Combination of virus, parasites blamed for bee die-offs since 2006


Scientists continue to study the illness that has plagued honeybees in the United States. 30 Jan 11 By RACHEL SAWLOW, Washington Post
MISSOULA, Montana -- Ecologist Colin Henderson co-authored a study that may have identified the cause of the honeybee illness that has plagued U.S. bees since 2006. Henderson, 59, is an associate professor of biology at the University of Montana. He and colleagues there found a correlation between colony collapse disorder (CCD) and a lethal combination of a parasite and a virus.

Alamo Township beekeeper Jeremy Marr goes back to nature to save his hives


Jeremy Marr of Alamo Township checks a bee hive on his parents property in Decatur. Marr recently began writing a blog about natural beekeeping and has raised over $4000 to purchase new hives and equipment. 30 Jan 11 By Rosemary Parker
ALAMO — While scientists around the world try to unravel the ongoing mystery of dying honeybees, an Alamo man has vowed to do what he can on a simpler scale to save bees, one hive at a time.

Vanishing Honeybees


Above: Groups are calling on the Environmental Protection Agency to stop the use of pesticides that are killing bees. 28 Jan 11 By Ed Joyce
Two groups want the Environmental Protection Agency to take action to protect bees from pesticides. Scientists think toxic substances play a role in bee deaths. New research at UC San Diego shows at least one type of pesticide may be a factor.

Alabama beekeepers recruiting to help save bees (with video)


Paul Mancill of the Alabama Beekeepers and Sallie Lee, a regional extension agent, demonstrate how to work with honeybee hives Thursday at Birmingham Botanical Gardens. (Joe Songer -- The Birmingham News) 28 Jan 11 By Thomas Spencer -- The Birmingham News
The old environmental rallying cry of "Save the Trees" may need to replaced with a plea to "Save the Bees!" as scientists continue to document an alarming decline in the population of insects that fill an unsung but invaluable role as natural pollinators.

New research on honeybee illness


Colin Henderson studied squirrels, mice and hares before deciding to focus on honeybees. 25 Jan 11 By The Washington Post
Ecologist Colin Henderson co-authored a study that may have identified the cause of the honeybee illness that has plagued U.S. bees since 2006. Henderson, 59, is an associate professor of biology at the University of Montana. He and colleagues there found a correlation between colony collapse disorder (CCD) and a lethal combination of a parasite and a virus.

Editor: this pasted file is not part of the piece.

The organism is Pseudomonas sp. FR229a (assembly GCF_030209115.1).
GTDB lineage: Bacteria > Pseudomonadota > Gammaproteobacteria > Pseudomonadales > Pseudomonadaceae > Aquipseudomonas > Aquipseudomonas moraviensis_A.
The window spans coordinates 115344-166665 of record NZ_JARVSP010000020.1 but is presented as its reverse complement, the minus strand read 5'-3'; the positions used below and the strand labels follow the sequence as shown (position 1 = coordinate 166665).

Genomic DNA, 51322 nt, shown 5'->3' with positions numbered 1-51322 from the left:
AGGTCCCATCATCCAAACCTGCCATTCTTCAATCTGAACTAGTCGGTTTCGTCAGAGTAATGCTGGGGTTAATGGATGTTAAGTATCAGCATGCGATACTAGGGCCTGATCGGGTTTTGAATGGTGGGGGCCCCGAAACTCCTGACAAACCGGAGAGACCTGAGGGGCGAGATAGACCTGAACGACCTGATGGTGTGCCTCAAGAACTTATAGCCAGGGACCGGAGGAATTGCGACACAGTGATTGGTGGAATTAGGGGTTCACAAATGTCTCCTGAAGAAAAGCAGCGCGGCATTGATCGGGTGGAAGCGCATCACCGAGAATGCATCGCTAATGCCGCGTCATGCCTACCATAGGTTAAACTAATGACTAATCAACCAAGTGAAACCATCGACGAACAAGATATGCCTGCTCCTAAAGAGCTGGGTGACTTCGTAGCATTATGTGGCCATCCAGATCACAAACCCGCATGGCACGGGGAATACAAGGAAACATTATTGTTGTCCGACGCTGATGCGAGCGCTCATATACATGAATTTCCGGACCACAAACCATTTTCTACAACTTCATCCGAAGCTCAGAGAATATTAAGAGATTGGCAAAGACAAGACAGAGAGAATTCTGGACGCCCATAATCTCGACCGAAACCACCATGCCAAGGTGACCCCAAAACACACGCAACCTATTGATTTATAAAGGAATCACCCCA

New Doubts Raised About Potential Bee-Killing Pesticide


24 Jan 11 By Brandon Keim
A federal entomologist has become the latest researcher to voice doubts about neonicotinoids, a controversial new type of pesticide that may be linked to the collapse of honeybee populations in the United States. The Independent reports that in a documentary screened in Europe but not yet broadcast stateside, USDA bee specialist Jeffrey Pettis describes exposing two groups of bees, one dosed with a neonicotinoid called imidacloprid, to Nosema, a common honeybee disease. Pesticide-dosed bees proved especially vulnerable to infection

USDA Finds Bayer Pesticide Harmful to Honeybees


23 Jan 11 By Natural Vitality Kids
Remember the case of the leaked document showing that the EPA’s own scientists are concerned about a pesticide it approved that might harm fragile honeybee populations? Well, it turns that the EPA isn’t the only government agency whose researchers are worried about neonicotinoid pesticides. USDA researchers also have good evidence that these nicotine-derived chemicals, marketed by German agrichemical giant Bayer, could be playing a part in Colony Collapse Disorder—the mysterious massive honeybee die-offs that United States and Europe have been experiencing in recent years. So why on earth are they still in use on million of acres of American farmland?

Time for pollination of almond crop


MARCI STENBERG Merced Sun-Star - SUN-STAR PHOTO BY MARCI STENBERG Jamen Elliot, center, pumps corn syrup into a bee hive while Jason Conrad, right, keeps the bees quiet by smoking them. At left, Nick Terrones, watches as the bees get fed. The first two weeks of February, these bees will be moved to almond orchards in the area to help with pollination. 15 Jan 11 By Brad Burbaugh
Bees are the most ubiquitous pollinators of agronomic crops, and the unexplained disappearance of these pollinators has scientists, beekeepers and farmers worried.



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Colony Collapse Updates

USDA Releases 2010 Honey Bee Colony Collapse Disorder Progress Report


The 2010 Colony Collapse Disorder Progress Report. Click the image to view the report. 17 Dec 10 By Kim Kaplan
WASHINGTON -- The U.S. Department of Agriculture has released the 2010 Colony Collapse Disorder (CCD) Progress Report highlighting current research on this still mysterious disease affecting the nation's honey bees. The report, which was mandated by Congress in 2008, summarizes research by federal agencies, state departments of agriculture, universities and private organizations to find the cause of CCD and how to stop or mitigate its impact. The report was produced by USDA's Agricultural Research Service (ARS) and National Institute of Food and Agriculture.